Scott: That’s awesome.
Ryan: Right now doing one in Hong Kong. Basically, you know, we can work, and even though we’re a small firm we obviously don’t have offices in Hong Kong, so I can identify an attorney who is licensed in Hong Kong and loop them in, contract with them, and you know, get a sense of their specific legal requirements locally there and kind of tag team it. The commercial agreement thing has been a really good one.
Scott: I love how you take the kind of risk tolerance of your clients. I think that’s so smart. I reminded me of kind of the betterment, these auto-robo advisors, how they make you go through an investing questionnaire to figure out-
Ryan: Yeah.
Scott: -how risk averse you are.
Ryan: Yeah, exactly.
Scott: I think that’s brilliant. I love how you do that, because you’re exactly right. There’s different people have different risk tolerances, especially for legal stuff.
Ryan: Mm-hmm (affirmative).
Scott: And you know, sometimes the more advanced and bigger you get the less tolerance you have for risk.
Ryan: Yeah.
Scott: So as your clients also change you’re probably sitting there doing, like, a re-up every couple of years and doing a quick meeting and seeing, “Hey, now that you raised $50 million in capital are you guys okay with the old shoot from the hip way of doing these contracts or do you want to button it down a little bit more?”
Ryan: Yeah, that’s exactly right. You know, it’s something that takes time with clients too, you know? It’s like when I first started with this client that I mentioned they had just fired two different rounds of commercial agreement attorneys because they weren’t listening to them in terms of their risk tolerance. They’re like, “Our software’s not risky. It’s not going to cause physical injury or death, so if we have to agree to indemnify the customer for physical injuries that are caused by our software that’s fine, because it’s just never going to arise.” The attorneys they had worked with before just wouldn’t listen to them on that, and just wouldn’t stop lawyering.
Scott: How do you deal with … Okay, this is something we have where we’ll have … Often times a CEO in the early days is not super organized and doesn’t give us kind of all the information or makes judgment calls based on costs, maybe versus thoroughness, things like that. Then, we have people coming into the organization when they’re like a 20 or 30 or 40 person company who are like, “Why did you do it this way? You should have done it x, y, and z.” It doesn’t happen all the time, but like we’ll be like, “Well, let me show you some emails. This is what the CEO wanted us to do,” right? You know? Of course we’re always going to do on a gap basis and all that kind of stuff, but how do you deal with the changing risk tolerances of not just the CEO but like new entrants into your … I’m assuming eventually they hire a general council or something like that or maybe a VP of sales that you’re interacting with on these contracts, and you have a different bar higher or lower than previously with the CEO.
Ryan: Yeah. I mean, I think that’s exactly … It’s what you said earlier. It’s checking in with them over time, and with this client they did hire … There’s been changes in the head of sales over time, and they’ve also had new executives come in at different times, and when there’s potential for acquisitions or something like that you tend to get a real tightening up of what’s going on. I mean, yeah, it’s just about communication. I think that that’s the key to everything that we do, and probably beyond what we do it’s any professional services, but really any sort of business is just communication and making sure that you understand the goals of whoever you’re working with, in our case with our clients and that you’re tailoring your work to what they’re doing and how they want to approach it and not just being like, “Okay, you aren’t risk averse. You’re willing to have a high tolerance for risk,” so that doesn’t mean that I’m just going to skip over everything in the contract. I’ll still mention it and just make sure that you’re informed about it, but I know that this one’s a red instead of a yellow for you just based on our past interactions. So yeah. I think it’s just checking in a lot and communicating a lot.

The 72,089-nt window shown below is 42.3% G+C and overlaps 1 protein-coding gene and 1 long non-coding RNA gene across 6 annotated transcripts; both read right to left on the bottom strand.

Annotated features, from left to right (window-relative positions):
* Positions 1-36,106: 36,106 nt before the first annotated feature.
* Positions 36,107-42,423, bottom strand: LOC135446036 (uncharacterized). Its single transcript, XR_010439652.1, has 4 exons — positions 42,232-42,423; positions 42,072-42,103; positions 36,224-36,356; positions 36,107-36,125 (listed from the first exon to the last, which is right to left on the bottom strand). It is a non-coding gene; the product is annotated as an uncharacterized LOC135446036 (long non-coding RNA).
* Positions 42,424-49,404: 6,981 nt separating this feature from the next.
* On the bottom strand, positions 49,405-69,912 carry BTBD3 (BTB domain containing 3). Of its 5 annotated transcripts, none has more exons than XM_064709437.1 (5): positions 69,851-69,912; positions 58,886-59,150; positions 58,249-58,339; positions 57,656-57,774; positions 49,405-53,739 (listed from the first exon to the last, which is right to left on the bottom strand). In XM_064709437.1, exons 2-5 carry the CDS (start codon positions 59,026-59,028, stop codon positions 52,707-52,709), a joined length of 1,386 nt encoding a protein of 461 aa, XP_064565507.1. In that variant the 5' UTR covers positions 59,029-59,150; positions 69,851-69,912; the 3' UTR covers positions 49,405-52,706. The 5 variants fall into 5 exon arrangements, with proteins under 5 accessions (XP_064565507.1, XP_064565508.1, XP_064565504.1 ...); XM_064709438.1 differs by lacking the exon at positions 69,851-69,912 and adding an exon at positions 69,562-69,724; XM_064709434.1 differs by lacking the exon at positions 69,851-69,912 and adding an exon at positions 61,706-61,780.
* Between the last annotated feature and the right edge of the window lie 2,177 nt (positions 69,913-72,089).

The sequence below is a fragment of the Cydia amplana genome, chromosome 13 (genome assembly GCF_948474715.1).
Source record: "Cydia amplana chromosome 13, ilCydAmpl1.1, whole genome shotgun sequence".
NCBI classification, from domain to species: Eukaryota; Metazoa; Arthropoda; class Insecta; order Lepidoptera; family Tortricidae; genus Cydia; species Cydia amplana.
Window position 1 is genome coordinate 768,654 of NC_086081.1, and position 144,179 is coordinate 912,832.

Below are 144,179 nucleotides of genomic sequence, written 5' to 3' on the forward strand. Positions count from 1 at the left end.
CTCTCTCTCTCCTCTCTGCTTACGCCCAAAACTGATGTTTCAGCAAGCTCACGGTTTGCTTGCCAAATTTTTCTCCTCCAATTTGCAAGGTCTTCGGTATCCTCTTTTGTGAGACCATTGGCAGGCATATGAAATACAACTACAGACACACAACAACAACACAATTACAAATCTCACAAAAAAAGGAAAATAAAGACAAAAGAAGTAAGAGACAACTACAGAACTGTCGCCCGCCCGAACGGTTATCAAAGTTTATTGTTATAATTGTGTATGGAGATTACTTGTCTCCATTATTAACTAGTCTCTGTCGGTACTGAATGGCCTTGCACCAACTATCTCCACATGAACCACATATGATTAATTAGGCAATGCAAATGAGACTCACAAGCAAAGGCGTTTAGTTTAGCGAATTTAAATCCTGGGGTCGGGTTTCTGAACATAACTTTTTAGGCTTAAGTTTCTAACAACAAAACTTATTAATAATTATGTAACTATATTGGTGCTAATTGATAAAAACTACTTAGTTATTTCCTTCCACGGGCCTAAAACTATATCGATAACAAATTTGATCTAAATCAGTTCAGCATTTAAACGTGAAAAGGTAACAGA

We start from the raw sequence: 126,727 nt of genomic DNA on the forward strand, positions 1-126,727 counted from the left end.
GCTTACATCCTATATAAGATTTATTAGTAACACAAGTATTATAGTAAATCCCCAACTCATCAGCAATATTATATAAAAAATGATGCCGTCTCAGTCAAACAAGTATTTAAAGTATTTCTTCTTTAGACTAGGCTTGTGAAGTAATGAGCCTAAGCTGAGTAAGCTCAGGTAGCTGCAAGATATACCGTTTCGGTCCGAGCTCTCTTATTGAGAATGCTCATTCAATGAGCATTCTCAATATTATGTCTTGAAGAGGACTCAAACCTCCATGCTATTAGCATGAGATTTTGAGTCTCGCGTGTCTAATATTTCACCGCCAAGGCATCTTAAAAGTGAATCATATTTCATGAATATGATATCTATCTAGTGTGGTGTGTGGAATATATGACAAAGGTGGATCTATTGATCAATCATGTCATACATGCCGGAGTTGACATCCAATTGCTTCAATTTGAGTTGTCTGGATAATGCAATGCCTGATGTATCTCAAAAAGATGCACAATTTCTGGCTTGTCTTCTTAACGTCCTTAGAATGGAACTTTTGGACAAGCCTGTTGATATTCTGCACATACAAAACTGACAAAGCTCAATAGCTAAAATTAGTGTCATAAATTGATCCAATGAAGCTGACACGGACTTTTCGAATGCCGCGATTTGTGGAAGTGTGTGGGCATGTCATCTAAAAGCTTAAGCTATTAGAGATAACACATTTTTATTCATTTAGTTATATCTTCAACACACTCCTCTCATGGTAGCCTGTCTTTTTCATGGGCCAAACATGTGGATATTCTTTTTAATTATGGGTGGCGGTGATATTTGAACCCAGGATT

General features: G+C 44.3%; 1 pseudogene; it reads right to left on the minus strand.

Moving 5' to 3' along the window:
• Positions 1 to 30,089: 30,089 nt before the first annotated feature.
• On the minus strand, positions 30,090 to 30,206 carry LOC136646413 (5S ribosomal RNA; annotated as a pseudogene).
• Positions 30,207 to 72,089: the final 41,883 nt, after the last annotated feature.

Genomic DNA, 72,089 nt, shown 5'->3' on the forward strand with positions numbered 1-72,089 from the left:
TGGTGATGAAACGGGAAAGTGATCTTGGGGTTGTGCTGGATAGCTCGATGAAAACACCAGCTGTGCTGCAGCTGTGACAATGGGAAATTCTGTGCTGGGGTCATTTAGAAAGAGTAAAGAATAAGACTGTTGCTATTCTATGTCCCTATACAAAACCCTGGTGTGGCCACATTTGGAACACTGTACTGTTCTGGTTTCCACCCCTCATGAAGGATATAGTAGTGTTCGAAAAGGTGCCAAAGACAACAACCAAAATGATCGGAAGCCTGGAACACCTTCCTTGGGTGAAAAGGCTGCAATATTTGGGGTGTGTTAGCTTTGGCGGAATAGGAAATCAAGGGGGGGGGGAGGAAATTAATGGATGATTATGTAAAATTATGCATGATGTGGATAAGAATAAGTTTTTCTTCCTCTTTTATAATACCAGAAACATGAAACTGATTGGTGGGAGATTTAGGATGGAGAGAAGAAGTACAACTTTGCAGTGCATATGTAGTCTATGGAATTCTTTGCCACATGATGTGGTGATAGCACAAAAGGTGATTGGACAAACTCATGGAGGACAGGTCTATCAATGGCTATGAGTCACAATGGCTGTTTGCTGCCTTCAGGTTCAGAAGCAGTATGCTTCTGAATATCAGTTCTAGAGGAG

Scott: The other thing we’ve kind of learned is through experience we push back on anything on the board are super hard now because we’ve had a bunch of companies that for better or worse you probably see this too. They hope someday to be acquired, and it’s never sunk in that will actually happen. Then, all the sudden it starts happening, and some of their shortcut calls come back to bite them in the forms of extended due diligence or duhduhduhduh. So now we’re able to really push back hard on the founders in the early stage and be like, “No, we have to do it this way. We’re mandating we do it this way. We only do it the right way, because we’re protecting you. We just don’t want you to find yourself in a position where you regret this two years from now or three years from now.
Ryan: Right, and even when you do that they go renegade sometimes, right? They’ll do their own thing, like all you can do is provide information and say, “No, this is how we need to do it.” Then, they may just go do it on their own, you know?
Scott: We actually have a secret tool, which is the audit tools in QuickBooks,, Expensify, so we actually can see when they’re in the books doing stuff like exactly what you’re talking about. Then, we have these very pathetic chastising emails that we send them that say, “Please don’t make any changes without telling us.” Then, it’s like hand in the cookie jar, but you’re totally right.